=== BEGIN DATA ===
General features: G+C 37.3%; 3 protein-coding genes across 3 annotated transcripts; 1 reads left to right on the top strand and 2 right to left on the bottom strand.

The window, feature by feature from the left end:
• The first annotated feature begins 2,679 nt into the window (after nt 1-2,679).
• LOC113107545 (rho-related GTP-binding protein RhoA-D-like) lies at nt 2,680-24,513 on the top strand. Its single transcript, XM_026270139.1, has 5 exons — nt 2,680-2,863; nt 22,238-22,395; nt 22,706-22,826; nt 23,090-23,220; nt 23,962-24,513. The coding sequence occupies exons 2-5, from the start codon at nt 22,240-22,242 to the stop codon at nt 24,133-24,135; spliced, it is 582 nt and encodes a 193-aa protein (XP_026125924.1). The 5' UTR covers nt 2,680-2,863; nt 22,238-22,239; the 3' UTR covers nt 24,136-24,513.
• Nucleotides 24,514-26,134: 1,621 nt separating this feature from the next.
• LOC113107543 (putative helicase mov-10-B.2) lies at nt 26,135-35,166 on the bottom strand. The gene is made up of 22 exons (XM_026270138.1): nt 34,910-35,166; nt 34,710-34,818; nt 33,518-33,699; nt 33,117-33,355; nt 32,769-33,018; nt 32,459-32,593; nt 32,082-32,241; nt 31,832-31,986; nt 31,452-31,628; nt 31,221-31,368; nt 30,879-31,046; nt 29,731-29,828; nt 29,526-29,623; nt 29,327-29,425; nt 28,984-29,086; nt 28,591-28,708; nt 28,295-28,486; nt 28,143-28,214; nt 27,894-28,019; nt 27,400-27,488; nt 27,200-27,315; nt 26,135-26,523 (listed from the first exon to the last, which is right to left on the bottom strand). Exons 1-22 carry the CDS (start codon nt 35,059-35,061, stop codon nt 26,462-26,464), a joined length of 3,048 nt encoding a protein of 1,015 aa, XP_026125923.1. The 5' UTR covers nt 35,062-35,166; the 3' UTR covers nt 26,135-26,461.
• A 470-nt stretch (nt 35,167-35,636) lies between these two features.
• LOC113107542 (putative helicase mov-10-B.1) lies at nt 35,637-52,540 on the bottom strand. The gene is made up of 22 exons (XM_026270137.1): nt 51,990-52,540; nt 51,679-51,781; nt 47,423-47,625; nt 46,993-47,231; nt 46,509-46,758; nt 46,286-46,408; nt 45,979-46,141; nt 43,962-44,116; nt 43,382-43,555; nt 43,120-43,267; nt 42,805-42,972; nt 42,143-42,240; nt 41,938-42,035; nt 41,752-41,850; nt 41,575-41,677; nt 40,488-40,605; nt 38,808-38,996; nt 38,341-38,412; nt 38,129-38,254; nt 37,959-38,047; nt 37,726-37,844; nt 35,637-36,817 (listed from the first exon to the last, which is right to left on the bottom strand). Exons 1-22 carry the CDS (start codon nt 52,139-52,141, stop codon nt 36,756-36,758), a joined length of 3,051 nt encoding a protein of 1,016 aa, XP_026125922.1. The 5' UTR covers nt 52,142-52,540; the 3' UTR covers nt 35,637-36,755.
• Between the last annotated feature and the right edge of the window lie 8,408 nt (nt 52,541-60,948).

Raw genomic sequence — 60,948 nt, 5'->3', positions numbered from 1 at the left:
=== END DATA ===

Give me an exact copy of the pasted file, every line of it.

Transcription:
General features: G+C 37.3%; 3 protein-coding genes across 3 annotated transcripts; 1 reads left to right on the top strand and 2 right to left on the bottom strand.

The window, feature by feature from the left end:
• The first annotated feature begins 2,679 nt into the window (after nt 1-2,679).
• LOC113107545 (rho-related GTP-binding protein RhoA-D-like) lies at nt 2,680-24,513 on the top strand. Its single transcript, XM_026270139.1, has 5 exons — nt 2,680-2,863; nt 22,238-22,395; nt 22,706-22,826; nt 23,090-23,220; nt 23,962-24,513. The coding sequence occupies exons 2-5, from the start codon at nt 22,240-22,242 to the stop codon at nt 24,133-24,135; spliced, it is 582 nt and encodes a 193-aa protein (XP_026125924.1). The 5' UTR covers nt 2,680-2,863; nt 22,238-22,239; the 3' UTR covers nt 24,136-24,513.
• Nucleotides 24,514-26,134: 1,621 nt separating this feature from the next.
• LOC113107543 (putative helicase mov-10-B.2) lies at nt 26,135-35,166 on the bottom strand. The gene is made up of 22 exons (XM_026270138.1): nt 34,910-35,166; nt 34,710-34,818; nt 33,518-33,699; nt 33,117-33,355; nt 32,769-33,018; nt 32,459-32,593; nt 32,082-32,241; nt 31,832-31,986; nt 31,452-31,628; nt 31,221-31,368; nt 30,879-31,046; nt 29,731-29,828; nt 29,526-29,623; nt 29,327-29,425; nt 28,984-29,086; nt 28,591-28,708; nt 28,295-28,486; nt 28,143-28,214; nt 27,894-28,019; nt 27,400-27,488; nt 27,200-27,315; nt 26,135-26,523 (listed from the first exon to the last, which is right to left on the bottom strand). Exons 1-22 carry the CDS (start codon nt 35,059-35,061, stop codon nt 26,462-26,464), a joined length of 3,048 nt encoding a protein of 1,015 aa, XP_026125923.1. The 5' UTR covers nt 35,062-35,166; the 3' UTR covers nt 26,135-26,461.
• A 470-nt stretch (nt 35,167-35,636) lies between these two features.
• LOC113107542 (putative helicase mov-10-B.1) lies at nt 35,637-52,540 on the bottom strand. The gene is made up of 22 exons (XM_026270137.1): nt 51,990-52,540; nt 51,679-51,781; nt 47,423-47,625; nt 46,993-47,231; nt 46,509-46,758; nt 46,286-46,408; nt 45,979-46,141; nt 43,962-44,116; nt 43,382-43,555; nt 43,120-43,267; nt 42,805-42,972; nt 42,143-42,240; nt 41,938-42,035; nt 41,752-41,850; nt 41,575-41,677; nt 40,488-40,605; nt 38,808-38,996; nt 38,341-38,412; nt 38,129-38,254; nt 37,959-38,047; nt 37,726-37,844; nt 35,637-36,817 (listed from the first exon to the last, which is right to left on the bottom strand). Exons 1-22 carry the CDS (start codon nt 52,139-52,141, stop codon nt 36,756-36,758), a joined length of 3,051 nt encoding a protein of 1,016 aa, XP_026125922.1. The 5' UTR covers nt 52,142-52,540; the 3' UTR covers nt 35,637-36,755.
• Between the last annotated feature and the right edge of the window lie 8,408 nt (nt 52,541-60,948).

Raw genomic sequence — 60,948 nt, 5'->3', positions numbered from 1 at the left: